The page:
It’s also about mis-communication and treachery and deceit.  And most of the deceit and treachery, libertarians will enjoy seeing, is from the government.  An Obama-like soft totalitarian government is trying to manage the decline, and perhaps extinction, of the human race.  The internet doesn’t seem to exist any longer.  The government allocates diminishing resources to what it thinks important: very few people are allowed to go to college (Cooper’s son is denied admission) and most are encouraged to become farmers.  All text books have been re-written to teach that the space program was a hoax and men never landed on the moon – it was simply a brilliant bit of Cold War psyops to make the Soviet Union bankrupt itself (apparently communist central planning alone didn’t do that) by wasting money trying to compete in a fantasy space race.  Pre-teen Murph gets in a fight and suspended from school when she brings her dad’s old text book to school that has a chapter on the lunar landing.

Her father’s model of the lunar lander (turns out Cooper was an pilot back when NASA existed) is one of the items the ghostly forces keep knocking of Murph’s bookshelf.  She starts trying to figure out what the poltergeist is telling her, scientifically recording its bumps in the night and trying to see if they are Morse or other code.  Eventually Cooper discovers that they are coordinates, and off he goes in his farm truck to find them (with little Murph stowed away against his orders).  They arrive at a NORAD base being used by the remnant of NASA (now apparently run by Straussians who treat the possibility of space travel as esoteric wisdom) to assemble a last ditch effort to create an interstellar ark to save the human race.  A scientist named Dr. Brand (Michael Caine) runs it, and was conveniently an old teacher of Cooper’s; Anne Hathaway is his daughter.  Plan B is to send a few people and thousands of frozen embryos (the women among them will get to carry), through a black hole some extraterrestrial intelligence has parked (shades of 2001) near Saturn. that leads to another galaxy with marginally habitable planets.  Plan A is to send a whole colony through on a giant space station (but this requires solving some advanced physics about black holes, quantum mechanics, and relativity, that is beyond current earth science).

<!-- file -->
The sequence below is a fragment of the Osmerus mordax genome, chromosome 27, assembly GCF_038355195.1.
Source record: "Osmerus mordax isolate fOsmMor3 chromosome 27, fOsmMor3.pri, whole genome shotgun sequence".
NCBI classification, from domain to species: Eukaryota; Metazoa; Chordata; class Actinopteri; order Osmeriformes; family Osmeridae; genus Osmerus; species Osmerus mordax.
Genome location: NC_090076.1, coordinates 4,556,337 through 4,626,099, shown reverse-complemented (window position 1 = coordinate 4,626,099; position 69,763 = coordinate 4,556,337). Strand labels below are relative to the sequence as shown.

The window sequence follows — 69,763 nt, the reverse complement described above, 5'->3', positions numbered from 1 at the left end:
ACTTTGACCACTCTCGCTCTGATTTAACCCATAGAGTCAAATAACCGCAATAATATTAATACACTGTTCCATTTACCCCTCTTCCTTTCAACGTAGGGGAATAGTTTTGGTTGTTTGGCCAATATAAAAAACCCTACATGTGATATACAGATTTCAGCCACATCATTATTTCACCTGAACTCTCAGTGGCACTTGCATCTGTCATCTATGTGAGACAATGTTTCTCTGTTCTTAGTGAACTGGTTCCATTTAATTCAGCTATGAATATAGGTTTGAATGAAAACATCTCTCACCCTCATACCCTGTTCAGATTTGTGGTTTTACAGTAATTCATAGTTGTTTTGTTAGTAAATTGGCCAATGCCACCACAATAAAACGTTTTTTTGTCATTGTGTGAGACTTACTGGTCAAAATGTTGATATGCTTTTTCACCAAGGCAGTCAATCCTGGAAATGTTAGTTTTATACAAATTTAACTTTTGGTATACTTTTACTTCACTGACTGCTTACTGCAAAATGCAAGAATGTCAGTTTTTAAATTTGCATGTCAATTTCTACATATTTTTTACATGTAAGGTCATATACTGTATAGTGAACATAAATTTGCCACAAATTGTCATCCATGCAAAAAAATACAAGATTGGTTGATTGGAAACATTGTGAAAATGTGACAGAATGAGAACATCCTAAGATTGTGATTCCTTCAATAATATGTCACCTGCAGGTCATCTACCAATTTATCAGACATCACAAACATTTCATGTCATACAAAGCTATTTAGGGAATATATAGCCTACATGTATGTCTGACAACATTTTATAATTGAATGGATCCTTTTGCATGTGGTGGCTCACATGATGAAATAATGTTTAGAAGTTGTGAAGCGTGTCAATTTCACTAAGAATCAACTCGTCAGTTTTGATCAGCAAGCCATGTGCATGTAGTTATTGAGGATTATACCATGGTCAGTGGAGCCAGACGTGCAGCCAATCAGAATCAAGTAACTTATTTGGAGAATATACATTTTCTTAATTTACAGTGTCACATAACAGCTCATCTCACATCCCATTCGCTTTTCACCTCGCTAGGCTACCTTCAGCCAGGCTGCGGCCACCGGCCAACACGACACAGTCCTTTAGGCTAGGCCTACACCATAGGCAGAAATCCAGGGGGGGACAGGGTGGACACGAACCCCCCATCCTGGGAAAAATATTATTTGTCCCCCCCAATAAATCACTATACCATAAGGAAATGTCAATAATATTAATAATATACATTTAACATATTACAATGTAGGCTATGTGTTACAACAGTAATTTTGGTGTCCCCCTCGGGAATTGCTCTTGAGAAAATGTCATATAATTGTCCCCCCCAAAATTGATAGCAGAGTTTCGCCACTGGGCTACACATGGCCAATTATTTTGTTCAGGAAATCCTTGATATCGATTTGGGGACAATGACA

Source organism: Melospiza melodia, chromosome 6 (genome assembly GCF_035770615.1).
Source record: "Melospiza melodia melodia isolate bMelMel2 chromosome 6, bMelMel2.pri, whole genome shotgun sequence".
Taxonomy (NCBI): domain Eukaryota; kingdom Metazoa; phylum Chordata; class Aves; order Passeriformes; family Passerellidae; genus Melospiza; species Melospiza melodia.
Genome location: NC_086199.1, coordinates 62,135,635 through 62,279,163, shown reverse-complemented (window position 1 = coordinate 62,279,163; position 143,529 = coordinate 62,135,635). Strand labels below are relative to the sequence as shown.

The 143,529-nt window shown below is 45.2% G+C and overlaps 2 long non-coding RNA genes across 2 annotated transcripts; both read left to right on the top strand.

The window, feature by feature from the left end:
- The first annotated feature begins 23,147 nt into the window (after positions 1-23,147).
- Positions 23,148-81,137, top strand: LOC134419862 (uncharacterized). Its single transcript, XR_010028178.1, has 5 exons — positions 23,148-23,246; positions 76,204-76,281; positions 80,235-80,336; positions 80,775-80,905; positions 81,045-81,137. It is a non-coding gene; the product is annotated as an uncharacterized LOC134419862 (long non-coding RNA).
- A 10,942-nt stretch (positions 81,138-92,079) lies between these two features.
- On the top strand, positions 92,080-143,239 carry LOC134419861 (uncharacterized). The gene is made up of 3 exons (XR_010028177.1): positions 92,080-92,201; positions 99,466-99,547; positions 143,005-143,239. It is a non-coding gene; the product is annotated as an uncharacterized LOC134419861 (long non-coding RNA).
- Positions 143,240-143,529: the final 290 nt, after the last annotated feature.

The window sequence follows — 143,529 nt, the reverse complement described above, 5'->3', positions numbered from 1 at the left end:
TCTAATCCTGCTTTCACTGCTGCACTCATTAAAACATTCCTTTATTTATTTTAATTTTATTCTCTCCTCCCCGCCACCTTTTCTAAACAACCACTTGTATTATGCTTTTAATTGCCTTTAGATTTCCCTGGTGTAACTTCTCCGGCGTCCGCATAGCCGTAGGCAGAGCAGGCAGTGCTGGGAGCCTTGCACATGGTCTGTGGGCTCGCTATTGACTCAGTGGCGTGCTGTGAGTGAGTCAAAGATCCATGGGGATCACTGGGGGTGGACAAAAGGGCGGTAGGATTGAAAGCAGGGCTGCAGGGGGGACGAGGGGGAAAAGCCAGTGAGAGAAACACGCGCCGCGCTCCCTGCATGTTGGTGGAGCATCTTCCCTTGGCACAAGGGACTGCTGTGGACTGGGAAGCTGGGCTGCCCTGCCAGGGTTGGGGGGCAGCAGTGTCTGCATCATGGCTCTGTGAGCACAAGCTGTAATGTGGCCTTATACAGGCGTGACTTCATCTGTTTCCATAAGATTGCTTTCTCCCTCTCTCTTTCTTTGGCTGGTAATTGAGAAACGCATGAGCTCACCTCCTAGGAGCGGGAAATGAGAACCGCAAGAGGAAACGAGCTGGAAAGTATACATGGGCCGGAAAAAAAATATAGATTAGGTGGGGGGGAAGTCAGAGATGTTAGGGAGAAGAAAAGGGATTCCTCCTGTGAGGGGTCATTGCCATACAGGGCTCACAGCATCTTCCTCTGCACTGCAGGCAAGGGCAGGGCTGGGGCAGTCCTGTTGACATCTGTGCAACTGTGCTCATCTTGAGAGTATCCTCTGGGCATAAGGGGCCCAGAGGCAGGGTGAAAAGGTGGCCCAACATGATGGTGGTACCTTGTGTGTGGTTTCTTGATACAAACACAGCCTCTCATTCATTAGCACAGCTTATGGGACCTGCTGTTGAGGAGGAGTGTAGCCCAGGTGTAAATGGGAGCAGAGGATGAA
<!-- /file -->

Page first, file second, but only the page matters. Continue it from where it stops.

Hathaway and McConaughey are part of a 4 person crew who undertake Plan B, and head off to the new galaxy.  During a long trip that is days in their time but decades of earth time (due to relativistic effects), they discover that the whole NASA project may have been a treacherous attempt to get them to go, shepherding the frozen eggs, even though no one believed they would ever be able to return; nor would any more human beings (including their families) ever be able to join them.  In tracking down a handful of scientists/astronauts who made the journey in a dozen small ships a decade earlier to find the most hospitable plant, they meet Matt Damon, alone on an icy world.  He’s sent back fake data claiming it as a good candidate for Earth 2.  Turns out he is a homicidal maniac who has decided he alone knows best how to shape humanity’s future.  A delicious turn given Damon’s real life statist politics.  And funny that the world they are escaping is run by programming its citizens with politically corrected history in the public schools, given Damon’s history of attacks on school choice.

The science and the deus ex machina used to wrap up the movie aren’t that important.  It’s still worth seeing if you decide to go to a film this Holiday afternoon.  And it’s kind of patriotic and anti-statist at the same time.